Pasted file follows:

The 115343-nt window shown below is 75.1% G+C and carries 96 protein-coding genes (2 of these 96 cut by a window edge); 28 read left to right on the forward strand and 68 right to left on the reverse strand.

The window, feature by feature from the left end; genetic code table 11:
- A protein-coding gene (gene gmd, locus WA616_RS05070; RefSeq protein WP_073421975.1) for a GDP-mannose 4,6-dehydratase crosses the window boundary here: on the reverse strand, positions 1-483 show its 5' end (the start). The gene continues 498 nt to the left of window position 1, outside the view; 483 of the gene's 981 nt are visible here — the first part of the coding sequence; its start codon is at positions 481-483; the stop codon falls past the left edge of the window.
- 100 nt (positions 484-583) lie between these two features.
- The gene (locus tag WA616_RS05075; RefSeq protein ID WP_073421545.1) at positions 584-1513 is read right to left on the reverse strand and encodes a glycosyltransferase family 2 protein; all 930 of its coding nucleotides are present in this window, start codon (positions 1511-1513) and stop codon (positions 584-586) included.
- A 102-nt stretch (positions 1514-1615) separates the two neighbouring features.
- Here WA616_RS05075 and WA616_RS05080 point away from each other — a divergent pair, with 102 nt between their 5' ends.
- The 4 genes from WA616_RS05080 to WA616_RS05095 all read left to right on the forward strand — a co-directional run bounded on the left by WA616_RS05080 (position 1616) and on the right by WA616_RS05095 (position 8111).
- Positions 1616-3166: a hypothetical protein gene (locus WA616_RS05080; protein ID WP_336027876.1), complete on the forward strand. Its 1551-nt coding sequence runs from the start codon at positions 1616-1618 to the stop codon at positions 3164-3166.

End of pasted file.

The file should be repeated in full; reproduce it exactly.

The 115343-nt window shown below is 75.1% G+C and carries 96 protein-coding genes (2 of these 96 cut by a window edge); 28 read left to right on the forward strand and 68 right to left on the reverse strand.

The window, feature by feature from the left end; genetic code table 11:
- A protein-coding gene (gene gmd, locus WA616_RS05070; RefSeq protein WP_073421975.1) for a GDP-mannose 4,6-dehydratase crosses the window boundary here: on the reverse strand, positions 1-483 show its 5' end (the start). The gene continues 498 nt to the left of window position 1, outside the view; 483 of the gene's 981 nt are visible here — the first part of the coding sequence; its start codon is at positions 481-483; the stop codon falls past the left edge of the window.
- 100 nt (positions 484-583) lie between these two features.
- The gene (locus tag WA616_RS05075; RefSeq protein ID WP_073421545.1) at positions 584-1513 is read right to left on the reverse strand and encodes a glycosyltransferase family 2 protein; all 930 of its coding nucleotides are present in this window, start codon (positions 1511-1513) and stop codon (positions 584-586) included.
- A 102-nt stretch (positions 1514-1615) separates the two neighbouring features.
- Here WA616_RS05075 and WA616_RS05080 point away from each other — a divergent pair, with 102 nt between their 5' ends.
- The 4 genes from WA616_RS05080 to WA616_RS05095 all read left to right on the forward strand — a co-directional run bounded on the left by WA616_RS05080 (position 1616) and on the right by WA616_RS05095 (position 8111).
- Positions 1616-3166: a hypothetical protein gene (locus WA616_RS05080; protein ID WP_336027876.1), complete on the forward strand. Its 1551-nt coding sequence runs from the start codon at positions 1616-1618 to the stop codon at positions 3164-3166.